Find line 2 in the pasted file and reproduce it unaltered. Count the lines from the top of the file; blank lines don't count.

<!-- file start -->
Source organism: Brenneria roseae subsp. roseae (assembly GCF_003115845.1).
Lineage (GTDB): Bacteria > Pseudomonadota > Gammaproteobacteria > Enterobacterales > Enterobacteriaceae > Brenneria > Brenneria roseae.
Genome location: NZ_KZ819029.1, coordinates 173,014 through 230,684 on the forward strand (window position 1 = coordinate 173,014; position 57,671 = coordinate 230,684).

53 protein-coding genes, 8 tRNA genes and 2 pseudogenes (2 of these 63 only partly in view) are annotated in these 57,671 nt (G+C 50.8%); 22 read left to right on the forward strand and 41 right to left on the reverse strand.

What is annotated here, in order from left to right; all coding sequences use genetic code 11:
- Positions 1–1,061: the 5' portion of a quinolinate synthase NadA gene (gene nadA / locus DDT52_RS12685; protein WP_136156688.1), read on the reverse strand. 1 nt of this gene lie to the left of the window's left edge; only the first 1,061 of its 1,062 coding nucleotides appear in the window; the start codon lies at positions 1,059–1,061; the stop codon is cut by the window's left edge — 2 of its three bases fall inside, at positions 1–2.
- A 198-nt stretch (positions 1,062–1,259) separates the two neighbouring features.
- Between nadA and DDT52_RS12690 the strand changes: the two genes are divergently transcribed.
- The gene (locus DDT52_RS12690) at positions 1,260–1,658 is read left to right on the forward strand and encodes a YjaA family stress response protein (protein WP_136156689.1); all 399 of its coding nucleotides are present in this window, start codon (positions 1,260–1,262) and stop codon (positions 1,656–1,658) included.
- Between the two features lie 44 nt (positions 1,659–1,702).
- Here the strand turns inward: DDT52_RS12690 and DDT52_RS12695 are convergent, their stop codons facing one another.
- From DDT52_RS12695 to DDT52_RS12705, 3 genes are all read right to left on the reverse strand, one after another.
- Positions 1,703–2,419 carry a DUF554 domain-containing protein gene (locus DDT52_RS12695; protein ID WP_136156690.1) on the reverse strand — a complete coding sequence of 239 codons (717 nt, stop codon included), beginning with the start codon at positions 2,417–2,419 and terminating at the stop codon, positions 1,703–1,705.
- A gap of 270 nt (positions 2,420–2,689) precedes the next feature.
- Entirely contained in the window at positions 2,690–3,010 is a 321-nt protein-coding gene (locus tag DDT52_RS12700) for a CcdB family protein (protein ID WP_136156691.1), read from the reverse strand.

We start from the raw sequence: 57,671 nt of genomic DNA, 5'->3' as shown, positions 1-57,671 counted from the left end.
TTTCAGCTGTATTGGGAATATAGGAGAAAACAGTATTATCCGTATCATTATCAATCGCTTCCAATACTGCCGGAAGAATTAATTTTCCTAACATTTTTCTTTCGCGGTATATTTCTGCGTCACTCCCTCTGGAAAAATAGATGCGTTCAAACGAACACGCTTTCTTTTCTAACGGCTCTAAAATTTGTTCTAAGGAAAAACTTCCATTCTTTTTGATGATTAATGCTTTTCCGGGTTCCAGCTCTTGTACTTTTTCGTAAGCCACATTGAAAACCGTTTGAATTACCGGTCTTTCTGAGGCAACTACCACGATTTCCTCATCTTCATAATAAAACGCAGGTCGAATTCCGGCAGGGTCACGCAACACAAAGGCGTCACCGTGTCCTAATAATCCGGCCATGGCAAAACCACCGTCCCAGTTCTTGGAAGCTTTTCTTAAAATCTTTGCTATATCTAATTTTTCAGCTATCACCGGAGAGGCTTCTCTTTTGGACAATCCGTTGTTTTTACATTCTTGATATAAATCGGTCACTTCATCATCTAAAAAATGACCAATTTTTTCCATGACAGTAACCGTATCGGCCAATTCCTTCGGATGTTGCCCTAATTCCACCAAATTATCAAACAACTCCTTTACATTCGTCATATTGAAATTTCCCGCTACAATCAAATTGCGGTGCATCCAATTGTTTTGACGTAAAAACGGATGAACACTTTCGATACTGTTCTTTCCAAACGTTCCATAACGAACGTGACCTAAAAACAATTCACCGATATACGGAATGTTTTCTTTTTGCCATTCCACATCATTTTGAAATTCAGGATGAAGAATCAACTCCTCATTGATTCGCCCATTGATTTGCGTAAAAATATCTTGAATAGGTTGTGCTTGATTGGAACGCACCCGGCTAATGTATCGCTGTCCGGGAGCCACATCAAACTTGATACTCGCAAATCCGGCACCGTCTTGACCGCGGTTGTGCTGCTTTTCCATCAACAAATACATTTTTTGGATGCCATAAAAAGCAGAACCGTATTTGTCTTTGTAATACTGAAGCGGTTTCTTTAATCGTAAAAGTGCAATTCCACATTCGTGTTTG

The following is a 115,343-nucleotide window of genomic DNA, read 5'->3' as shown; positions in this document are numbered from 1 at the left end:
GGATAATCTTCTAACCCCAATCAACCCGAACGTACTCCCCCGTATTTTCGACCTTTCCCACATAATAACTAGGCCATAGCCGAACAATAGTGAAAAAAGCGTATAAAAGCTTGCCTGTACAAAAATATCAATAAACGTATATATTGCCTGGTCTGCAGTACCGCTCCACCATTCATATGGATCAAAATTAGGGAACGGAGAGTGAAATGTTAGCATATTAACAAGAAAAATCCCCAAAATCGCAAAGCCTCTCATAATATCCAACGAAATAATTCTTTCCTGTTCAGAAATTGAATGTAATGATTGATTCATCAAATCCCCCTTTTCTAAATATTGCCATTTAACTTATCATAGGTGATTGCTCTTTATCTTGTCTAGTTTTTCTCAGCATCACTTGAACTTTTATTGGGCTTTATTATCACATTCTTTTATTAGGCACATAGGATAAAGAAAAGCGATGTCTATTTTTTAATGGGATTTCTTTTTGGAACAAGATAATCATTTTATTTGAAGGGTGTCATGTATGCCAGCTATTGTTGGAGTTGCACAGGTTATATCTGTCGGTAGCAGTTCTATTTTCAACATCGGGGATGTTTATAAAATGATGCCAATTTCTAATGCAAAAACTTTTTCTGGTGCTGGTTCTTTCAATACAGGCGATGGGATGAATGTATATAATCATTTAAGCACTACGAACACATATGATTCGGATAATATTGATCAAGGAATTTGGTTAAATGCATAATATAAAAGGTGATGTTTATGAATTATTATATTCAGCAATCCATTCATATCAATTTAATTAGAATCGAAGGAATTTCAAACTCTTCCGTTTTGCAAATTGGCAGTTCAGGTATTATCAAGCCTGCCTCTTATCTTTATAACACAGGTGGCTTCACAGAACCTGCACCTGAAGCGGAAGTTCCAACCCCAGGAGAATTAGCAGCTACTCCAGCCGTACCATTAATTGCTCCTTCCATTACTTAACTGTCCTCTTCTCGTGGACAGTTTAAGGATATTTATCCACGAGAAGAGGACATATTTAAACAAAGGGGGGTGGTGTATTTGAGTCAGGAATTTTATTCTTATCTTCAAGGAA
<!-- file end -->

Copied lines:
Lineage (GTDB): Bacteria > Pseudomonadota > Gammaproteobacteria > Enterobacterales > Enterobacteriaceae > Brenneria > Brenneria roseae.